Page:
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Types of Marketing Strategy B2b

B2B marketing is different from consumer marketing because of the nature of the products. Marketing to businesses and marketing to consumers are vastly different. With consumer marketing, you’re often trying to convince a consumer that your product will make a difference in their everyday life in one way or another. In B2B, you’re likely selling to large businesses with hundreds or thousands of employees. In this case, you’re not just selling a product but rather a solution that can do a job better than another product on the market

Marketing strategies target the company’s potential customers and position its products to generate the greatest demand. Business-to-business marketing is no different, although it has some nuances not found in consumer marketing. While these strategies don’t differ greatly, they are not entirely interchangeable.

What is B2B Marketing?

B2B (business-to-business) marketing refers to any marketing strategy or content that is geared towards a business or organization. Companies that sell products or services to other businesses or organizations (vs. consumers) typically use B2B marketing strategies.

The purpose of B2B marketing is to make other businesses familiar with your brand name, the value of your product or service, and convert them into customers.

HubSpot is an example of a company that engages in B2B marketing. HubSpot’s customers are other businesses, not individual consumers. Therefore, all of our marketing efforts can be classified as B2B.

B2B vs B2C Marketing

B2B and B2C (business-to-consumer) marketing are very different. B2B and B2C marketing differ in their respective strategies and applications, as well as in their audiences and how they communicate to them.

B2B marketing targets the needs, interests, and challenges of individuals who are making purchases on behalf of, or for, their organization (rather than for themselves), thus making the organization the customer.

Here are a few examples of B2B companies:

  • A coworking space that leases office spaces to remote teams and freelancers (like WeWork)
  • An on-demand order fulfillment, warehousing, and screen printing service (like Printful)
  • A marketing software company that sells social media management tools, lead generation software, and other marketing tools to businesses and organizations (like HubSpot!)

B2C marketing targets the needs, interests, and challenges of individual consumers who are making purchases on behalf of, or for, themselves, thus making the individual the customer. Here are a few examples of B2C companies:

  • An e-commerce company that sells office supplies to remote or self-employed individuals (like Poppin)
  • A store that sells t-shirts and other clothing and accessories (like Target)
  • A music platform that sells streaming subscriptions (like Spotify)

B2B Marketing Strategies

As I said above, marketing depends on its audience. While B2B and B2C marketing vary, not every piece of B2B marketing material is alike, either.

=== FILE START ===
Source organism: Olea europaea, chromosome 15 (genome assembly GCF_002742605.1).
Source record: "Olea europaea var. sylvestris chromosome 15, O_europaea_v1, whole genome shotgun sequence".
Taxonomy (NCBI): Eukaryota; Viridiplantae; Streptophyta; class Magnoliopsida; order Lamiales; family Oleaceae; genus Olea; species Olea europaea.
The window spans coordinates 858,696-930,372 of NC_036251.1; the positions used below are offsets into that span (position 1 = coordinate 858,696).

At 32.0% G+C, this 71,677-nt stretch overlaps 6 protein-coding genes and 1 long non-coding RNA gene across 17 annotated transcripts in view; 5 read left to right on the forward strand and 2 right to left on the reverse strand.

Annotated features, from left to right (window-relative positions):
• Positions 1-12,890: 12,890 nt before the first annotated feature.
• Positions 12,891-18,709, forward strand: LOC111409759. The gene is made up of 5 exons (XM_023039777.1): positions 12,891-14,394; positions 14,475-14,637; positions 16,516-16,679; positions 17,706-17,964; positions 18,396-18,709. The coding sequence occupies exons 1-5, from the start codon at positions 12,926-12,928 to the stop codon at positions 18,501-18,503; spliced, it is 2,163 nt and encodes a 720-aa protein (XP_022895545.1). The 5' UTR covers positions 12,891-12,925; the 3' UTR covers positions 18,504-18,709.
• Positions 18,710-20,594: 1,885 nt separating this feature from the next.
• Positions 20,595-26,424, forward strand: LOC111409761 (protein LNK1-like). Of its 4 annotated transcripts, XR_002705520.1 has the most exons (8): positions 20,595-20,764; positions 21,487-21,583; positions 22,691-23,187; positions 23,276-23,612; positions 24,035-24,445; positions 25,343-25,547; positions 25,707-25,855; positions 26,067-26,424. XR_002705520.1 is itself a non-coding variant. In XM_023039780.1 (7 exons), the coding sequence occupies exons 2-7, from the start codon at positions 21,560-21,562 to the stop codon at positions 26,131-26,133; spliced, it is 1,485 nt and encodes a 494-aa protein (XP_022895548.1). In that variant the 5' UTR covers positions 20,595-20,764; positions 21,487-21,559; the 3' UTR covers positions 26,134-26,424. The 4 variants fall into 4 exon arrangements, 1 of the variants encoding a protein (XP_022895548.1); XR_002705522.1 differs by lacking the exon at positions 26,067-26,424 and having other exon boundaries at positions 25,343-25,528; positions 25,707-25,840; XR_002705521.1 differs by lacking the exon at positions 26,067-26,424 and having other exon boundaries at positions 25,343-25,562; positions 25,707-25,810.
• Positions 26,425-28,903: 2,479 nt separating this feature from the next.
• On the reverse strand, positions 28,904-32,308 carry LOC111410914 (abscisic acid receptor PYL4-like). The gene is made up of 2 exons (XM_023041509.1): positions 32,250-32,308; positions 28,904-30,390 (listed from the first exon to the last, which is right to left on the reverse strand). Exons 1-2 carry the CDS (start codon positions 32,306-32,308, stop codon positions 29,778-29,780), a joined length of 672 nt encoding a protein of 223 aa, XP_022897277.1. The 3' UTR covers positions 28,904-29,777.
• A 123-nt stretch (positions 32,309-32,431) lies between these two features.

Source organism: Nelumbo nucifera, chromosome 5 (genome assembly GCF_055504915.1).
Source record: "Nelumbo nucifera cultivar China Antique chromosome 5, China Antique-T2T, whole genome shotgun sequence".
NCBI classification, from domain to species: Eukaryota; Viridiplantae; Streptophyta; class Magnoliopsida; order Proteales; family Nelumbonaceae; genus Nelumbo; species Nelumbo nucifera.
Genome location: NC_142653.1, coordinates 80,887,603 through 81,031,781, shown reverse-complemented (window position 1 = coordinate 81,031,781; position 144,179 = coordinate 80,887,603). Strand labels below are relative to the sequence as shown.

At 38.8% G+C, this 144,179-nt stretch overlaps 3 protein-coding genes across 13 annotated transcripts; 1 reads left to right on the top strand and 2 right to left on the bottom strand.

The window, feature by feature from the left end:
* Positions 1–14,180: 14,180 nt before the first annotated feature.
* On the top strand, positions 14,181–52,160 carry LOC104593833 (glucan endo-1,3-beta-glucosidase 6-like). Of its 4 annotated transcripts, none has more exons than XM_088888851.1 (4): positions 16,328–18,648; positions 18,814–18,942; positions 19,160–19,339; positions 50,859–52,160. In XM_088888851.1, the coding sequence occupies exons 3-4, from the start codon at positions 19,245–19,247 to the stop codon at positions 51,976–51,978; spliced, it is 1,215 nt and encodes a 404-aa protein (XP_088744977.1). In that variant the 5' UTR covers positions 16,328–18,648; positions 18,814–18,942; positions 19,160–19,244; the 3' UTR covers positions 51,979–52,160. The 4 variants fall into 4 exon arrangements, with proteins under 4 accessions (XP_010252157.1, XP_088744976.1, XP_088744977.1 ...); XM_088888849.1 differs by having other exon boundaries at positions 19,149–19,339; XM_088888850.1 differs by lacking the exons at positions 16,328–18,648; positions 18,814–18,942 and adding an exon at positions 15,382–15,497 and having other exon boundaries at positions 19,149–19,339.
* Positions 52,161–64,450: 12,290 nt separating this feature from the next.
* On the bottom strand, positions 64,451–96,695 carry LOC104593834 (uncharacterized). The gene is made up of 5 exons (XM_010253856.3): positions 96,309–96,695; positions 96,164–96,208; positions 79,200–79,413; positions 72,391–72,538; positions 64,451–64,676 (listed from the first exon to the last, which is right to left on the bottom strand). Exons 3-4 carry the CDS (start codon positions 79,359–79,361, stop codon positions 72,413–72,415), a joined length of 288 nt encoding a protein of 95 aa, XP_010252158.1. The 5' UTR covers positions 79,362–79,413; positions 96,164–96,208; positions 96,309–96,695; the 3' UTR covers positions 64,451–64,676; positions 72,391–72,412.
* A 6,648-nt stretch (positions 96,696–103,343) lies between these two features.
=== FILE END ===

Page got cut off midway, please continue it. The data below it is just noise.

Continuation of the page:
In this section, we’ll talk about various B2B marketing strategies you can implement to reach your specific business audience. Before we dive in, though, make sure you understand the B2B buyer’s journey. Take note of how each of these stages may affect your marketing strategies and how you implement them.

b2b-marketing-buyers-journey-hubspot

When you begin to form your B2B marketing strategies, there are a few steps you should take before you jump straight to execution.

1. Determine your brand positioning.

To create an effective strategy, you have to fully understand your brand positioning. This statement is the who, when, why and how of your brand identity — or the way your brand is perceived through the eyes of the customer.

Devise a brand positioning statement that your team and prospective customers can believe in, and you’ll be ready for the next step.

2. Identify your target audience.

Find your target audience — or who’s really looking for your brand’s products or services. That information will help you create buyer personas and understand how they make purchase decisions, a tool that’s extremely useful for any type of marketing.

3. Run a competitive analysis.

Scope out the market and see what other businesses are marketing to your target audience with a competitive analysis. Things to be on the lookout for when inspecting competitors are:

  • Competitor product offerings
  • Competitor sales tactics and results
  • Competitor marketing content and social media presence

Getting a general overview of these items can help you recognize your competitors’ strengths, weaknesses, opportunities, and threats — otherwise known as SWOT analysis.

4. Explore marketing channels to use.

In your competitive analysis, you’ll see the different types of marketing channels your competitors use successfully, and the channels they haven’t taken advantage of.

With the previous steps completed to begin building your B2B marketing strategy, this is where you’ll be able to diversify your own B2B marketing portfolio and reach the businesses you need to. The following categories are B2B marketing channels bound to connect you to your target audience.

B2B Email Marketing

Email marketing is a tried and true method of reaching both individual consumers and business customers. Did you know that 93% of B2B marketers use email? Are you one of them? You should be. Emails lead to engagement which turns subscribers into leads … and then customers.

Download our guide to optimizing email marketing for conversions and learn how to grow your email list, ensure deliverability, and increase engagement.

Unlike B2C customers who respond best to emotions and entertainment, B2B customers look for logic and positive ROI. Essentially, they’re asking themselves, How can your business help my business grow? Because of this, your email marketing must consistently resonate with your business customers and focus on things that matter to them — like time, money, and resources.

Email marketing is also a powerful vehicle for sharing your brand’s content. 83% of B2B companies use email newsletters as part of their content marketing program, and 40% of B2B marketers say these newsletters are most critical to their content marketing success.

With the constant barrage of emails flooding our inboxes today, it’s more important than ever to create and send out effective marketing emails.

B2B Email Marketing Best Practices
  • Write enticing subject lines. Think about your email subject lines as a Netflix trailer — if you can’t hook your audience with a two-minute clip (or, in this case, a few dozen characters), don’t expect them to open and watch (or read) the whole thing. We recommend spending almost as much time on your email subject lines as you do on the emails themselves.